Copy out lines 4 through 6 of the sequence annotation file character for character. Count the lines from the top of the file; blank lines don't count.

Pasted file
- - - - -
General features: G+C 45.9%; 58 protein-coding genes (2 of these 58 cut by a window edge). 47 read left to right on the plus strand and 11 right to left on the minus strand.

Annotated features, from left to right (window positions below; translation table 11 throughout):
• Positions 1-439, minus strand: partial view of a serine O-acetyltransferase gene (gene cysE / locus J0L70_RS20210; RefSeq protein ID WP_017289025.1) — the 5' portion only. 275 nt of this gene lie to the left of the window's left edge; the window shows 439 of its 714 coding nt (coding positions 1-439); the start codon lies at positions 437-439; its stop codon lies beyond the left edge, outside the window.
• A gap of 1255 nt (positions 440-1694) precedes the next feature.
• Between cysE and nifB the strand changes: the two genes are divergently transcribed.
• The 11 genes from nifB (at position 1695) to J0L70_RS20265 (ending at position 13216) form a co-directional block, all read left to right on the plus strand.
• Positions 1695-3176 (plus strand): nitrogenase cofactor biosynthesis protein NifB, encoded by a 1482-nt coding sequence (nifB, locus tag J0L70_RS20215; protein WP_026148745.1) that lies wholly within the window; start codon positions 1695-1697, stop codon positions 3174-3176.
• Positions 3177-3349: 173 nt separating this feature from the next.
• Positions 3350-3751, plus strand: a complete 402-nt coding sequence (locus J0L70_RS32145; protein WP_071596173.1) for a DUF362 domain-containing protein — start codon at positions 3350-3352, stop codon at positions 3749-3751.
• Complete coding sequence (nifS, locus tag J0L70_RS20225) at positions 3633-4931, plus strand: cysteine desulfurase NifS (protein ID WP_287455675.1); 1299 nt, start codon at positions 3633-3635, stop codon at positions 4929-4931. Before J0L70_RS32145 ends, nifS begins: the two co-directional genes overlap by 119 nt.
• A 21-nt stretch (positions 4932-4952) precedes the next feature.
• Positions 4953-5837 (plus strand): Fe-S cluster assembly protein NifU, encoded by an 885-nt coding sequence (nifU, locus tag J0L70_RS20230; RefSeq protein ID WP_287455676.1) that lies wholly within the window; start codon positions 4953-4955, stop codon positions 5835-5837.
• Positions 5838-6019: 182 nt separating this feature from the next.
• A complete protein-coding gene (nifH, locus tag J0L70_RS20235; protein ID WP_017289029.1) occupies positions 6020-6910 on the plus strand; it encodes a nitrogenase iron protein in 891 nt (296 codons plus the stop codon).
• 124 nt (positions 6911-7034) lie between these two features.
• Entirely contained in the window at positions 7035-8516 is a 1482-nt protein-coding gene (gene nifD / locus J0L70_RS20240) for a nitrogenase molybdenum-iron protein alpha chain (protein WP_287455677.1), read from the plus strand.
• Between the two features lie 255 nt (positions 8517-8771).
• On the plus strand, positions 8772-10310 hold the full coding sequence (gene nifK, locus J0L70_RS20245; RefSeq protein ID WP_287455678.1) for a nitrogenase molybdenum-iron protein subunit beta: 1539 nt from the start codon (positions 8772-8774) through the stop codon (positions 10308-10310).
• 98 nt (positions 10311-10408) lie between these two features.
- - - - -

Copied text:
• A gap of 1255 nt (positions 440-1694) precedes the next feature.
• Between cysE and nifB the strand changes: the two genes are divergently transcribed.
• The 11 genes from nifB (at position 1695) to J0L70_RS20265 (ending at position 13216) form a co-directional block, all read left to right on the plus strand.